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Guerrero v. Aspendale Baptist Encampment, Inc.

United States District Court, D. New Mexico

November 12, 2018

PEDRO GUERRERO, Plaintiff,
v.
ASPENDALE BAPTIST ENCAMPMENT, INC., Defendant.

          MEMORANDUM OPINION AND ORDER

          STEPHAN M. VIDMAR UNITED STATES MAGISTRATE JUDGE.

         THIS MATTER is before the Court sua sponte, following its review of the Complaint [Doc. 1], filed by Plaintiff on October 30, 2018. The Court has a duty to determine whether subject matter jurisdiction exists sua sponte. See Tuck v. United Servs. Auto. Ass'n, 859 F.2d 842, 844 (10th Cir. 1988). The Court, having considered the Complaint, the applicable law, and being otherwise fully advised in the premises, concludes that the Complaint fails to allege the necessary facts of citizenship in order to sustain diversity jurisdiction. Specifically, the Complaint fails to allege the citizenship of Plaintiff and Defendant's state of incorporation. Therefore, Plaintiff must file an amended complaint no later than December 4, 2018, if the necessary jurisdictional allegations can be made in compliance with the dictates of Rule 11 of the Federal Rules of Civil Procedure.

         BACKGROUND

         On October 30, 2018, Plaintiff filed his Complaint against Defendant, arising from Plaintiff's fall from a “tree belay recreational activity” on Defendant's premises. [Doc. 1] at 3. Plaintiff asserts claims for negligence and violation of the New Mexico Unfair Practices Act. Id. at 5-7. He asserts that this Court has jurisdiction pursuant to 28 U.S.C. § 1332(a) because the parties have diverse citizenship and the amount in controversy exceeds $75, 000. Id. at 1.

         Plaintiff asserts that he “resid[es] in El Paso, Texas.” Id. He asserts that Defendant “is a New Mexico nonprofit corporation with its principal place of business in Otero County, New Mexico.” Id. Furthermore, he claims that the amount in controversy exceeds $75, 000. Id. However, Plaintiff makes no allegation about his own citizenship nor any explicit allegation of Defendant's state of incorporation. See [Doc. 1].

         LEGAL STANDARD

         A plaintiff is required to assert the basis of subject matter jurisdiction in his complaint. Fed.R.Civ.P. 8. Additionally, the district court must be satisfied that, indeed, it has subject matter jurisdiction. State Farm Mut. Auto. Ins. Co. v. Narvaez, 149 F.3d 1269, 1270-71 (10th Cir. 1998). Subject matter jurisdiction cannot be waived and thus may be raised by the parties or sua sponte at any time. Louisville & Nashville R.R. Co. v. Motley, 211 U.S. 149, 152 (1908).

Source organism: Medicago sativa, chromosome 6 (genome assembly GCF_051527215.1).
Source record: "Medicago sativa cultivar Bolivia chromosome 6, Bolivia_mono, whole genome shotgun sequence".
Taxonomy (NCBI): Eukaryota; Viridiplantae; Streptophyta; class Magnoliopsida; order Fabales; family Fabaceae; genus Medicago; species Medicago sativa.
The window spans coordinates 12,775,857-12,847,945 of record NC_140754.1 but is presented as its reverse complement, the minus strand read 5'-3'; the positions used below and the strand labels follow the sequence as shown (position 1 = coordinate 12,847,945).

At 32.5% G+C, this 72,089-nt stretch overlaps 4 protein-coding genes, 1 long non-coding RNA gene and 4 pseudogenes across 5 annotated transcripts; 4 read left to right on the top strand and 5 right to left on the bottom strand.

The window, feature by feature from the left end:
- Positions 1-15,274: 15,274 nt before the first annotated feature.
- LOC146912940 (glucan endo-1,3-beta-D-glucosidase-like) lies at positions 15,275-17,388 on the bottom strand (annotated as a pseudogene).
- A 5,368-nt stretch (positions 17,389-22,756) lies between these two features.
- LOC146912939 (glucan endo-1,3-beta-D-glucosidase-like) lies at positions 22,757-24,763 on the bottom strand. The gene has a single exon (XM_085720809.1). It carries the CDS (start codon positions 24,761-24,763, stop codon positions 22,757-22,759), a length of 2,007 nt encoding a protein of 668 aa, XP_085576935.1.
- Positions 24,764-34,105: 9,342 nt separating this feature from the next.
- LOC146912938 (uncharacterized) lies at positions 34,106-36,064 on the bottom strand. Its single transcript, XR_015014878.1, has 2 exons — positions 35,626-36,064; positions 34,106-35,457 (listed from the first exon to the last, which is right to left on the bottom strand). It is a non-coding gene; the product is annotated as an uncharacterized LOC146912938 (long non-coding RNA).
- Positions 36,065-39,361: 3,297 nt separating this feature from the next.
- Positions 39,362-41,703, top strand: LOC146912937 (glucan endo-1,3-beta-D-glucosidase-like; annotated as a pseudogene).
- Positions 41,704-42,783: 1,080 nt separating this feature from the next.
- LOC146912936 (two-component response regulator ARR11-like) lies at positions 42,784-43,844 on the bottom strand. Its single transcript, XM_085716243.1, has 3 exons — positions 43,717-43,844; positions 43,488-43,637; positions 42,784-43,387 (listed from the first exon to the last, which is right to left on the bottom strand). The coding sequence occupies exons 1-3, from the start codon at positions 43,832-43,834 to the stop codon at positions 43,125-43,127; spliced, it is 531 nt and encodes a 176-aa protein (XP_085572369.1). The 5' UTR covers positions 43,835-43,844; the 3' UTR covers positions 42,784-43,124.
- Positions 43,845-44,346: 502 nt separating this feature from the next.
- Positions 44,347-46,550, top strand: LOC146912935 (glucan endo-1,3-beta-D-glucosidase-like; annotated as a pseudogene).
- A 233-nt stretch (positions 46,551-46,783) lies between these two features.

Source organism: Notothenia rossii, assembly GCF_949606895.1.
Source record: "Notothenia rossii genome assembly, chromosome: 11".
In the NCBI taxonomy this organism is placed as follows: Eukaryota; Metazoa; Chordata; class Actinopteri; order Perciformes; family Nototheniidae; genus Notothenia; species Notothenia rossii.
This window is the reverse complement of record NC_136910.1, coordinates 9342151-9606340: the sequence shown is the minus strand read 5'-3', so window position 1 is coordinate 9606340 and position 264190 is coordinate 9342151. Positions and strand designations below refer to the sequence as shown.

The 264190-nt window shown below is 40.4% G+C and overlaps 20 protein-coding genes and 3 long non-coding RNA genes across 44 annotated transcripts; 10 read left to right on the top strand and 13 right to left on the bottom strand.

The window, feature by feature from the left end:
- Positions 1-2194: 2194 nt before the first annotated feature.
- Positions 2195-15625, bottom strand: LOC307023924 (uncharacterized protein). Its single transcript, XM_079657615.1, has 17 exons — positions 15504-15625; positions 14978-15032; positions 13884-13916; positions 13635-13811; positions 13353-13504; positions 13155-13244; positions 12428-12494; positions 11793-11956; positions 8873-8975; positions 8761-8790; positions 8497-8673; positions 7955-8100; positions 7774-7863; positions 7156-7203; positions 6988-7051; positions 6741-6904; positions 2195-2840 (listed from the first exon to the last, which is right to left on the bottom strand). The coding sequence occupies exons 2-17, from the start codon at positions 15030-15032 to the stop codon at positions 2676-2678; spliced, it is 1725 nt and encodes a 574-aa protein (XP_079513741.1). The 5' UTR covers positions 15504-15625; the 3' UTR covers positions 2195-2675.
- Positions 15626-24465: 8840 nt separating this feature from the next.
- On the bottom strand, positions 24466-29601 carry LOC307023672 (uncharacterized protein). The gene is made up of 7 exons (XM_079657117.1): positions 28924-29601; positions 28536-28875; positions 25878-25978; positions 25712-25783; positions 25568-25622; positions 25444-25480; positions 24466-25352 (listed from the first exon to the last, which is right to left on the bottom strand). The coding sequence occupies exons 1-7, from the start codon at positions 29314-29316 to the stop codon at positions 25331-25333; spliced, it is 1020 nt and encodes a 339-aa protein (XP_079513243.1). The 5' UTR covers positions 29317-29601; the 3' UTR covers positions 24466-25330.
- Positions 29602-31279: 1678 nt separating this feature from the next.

DISCUSSION

         District courts have original jurisdiction of all civil actions where the amount in controversy exceeds the sum or value of $75, 000, exclusive of interest and costs, and is between citizens of different States. 28 U.S.C. § 1332(a). Jurisdiction under § 1332 requires diversity of citizenship. The party asserting jurisdiction must plead citizenship distinctly and affirmatively; allegations of residence are not enough. Siloam Springs Hotel, L.L.C. v. Century Sur. Co., 781 F.3d 1233, 1238 (10th Cir. 2015). Domicile, the equivalent of state citizenship, requires more than mere residence; domicile exists only when residence is coupled with an intention to remain in the state indefinitely. Middleton v. Stephenson, 749 F.3d 1197, 1200 (10th Cir. 2014). A corporation is deemed to be a citizen of both the state in which it is incorporated and in which it maintains its principal place of business. See § 1332(c).

         Here, the facts set forth in the Complaint do not sufficiently establish Plaintiffs citizenship because they address only his residence. Further, the allegations fail to adequately establish the citizenship of Defendant because there is no explicit allegation of Defendant's state of incorporation.[1]

         IT IS THEREFORE ORDERED, ADJUDGED, AND DECREED that Plaintiff must amend his Complaint to properly allege diversity of citizenship, if such allegations can be made in compliance with the dictates of Rule 11 of the Federal Rules of Civil Procedure, no later than December 4, 2018.

         IT IS FURTHER ORDERED that if such an amended complaint is not filed by December 4, 2018, the Court may dismiss this action without prejudice.

         IT ...


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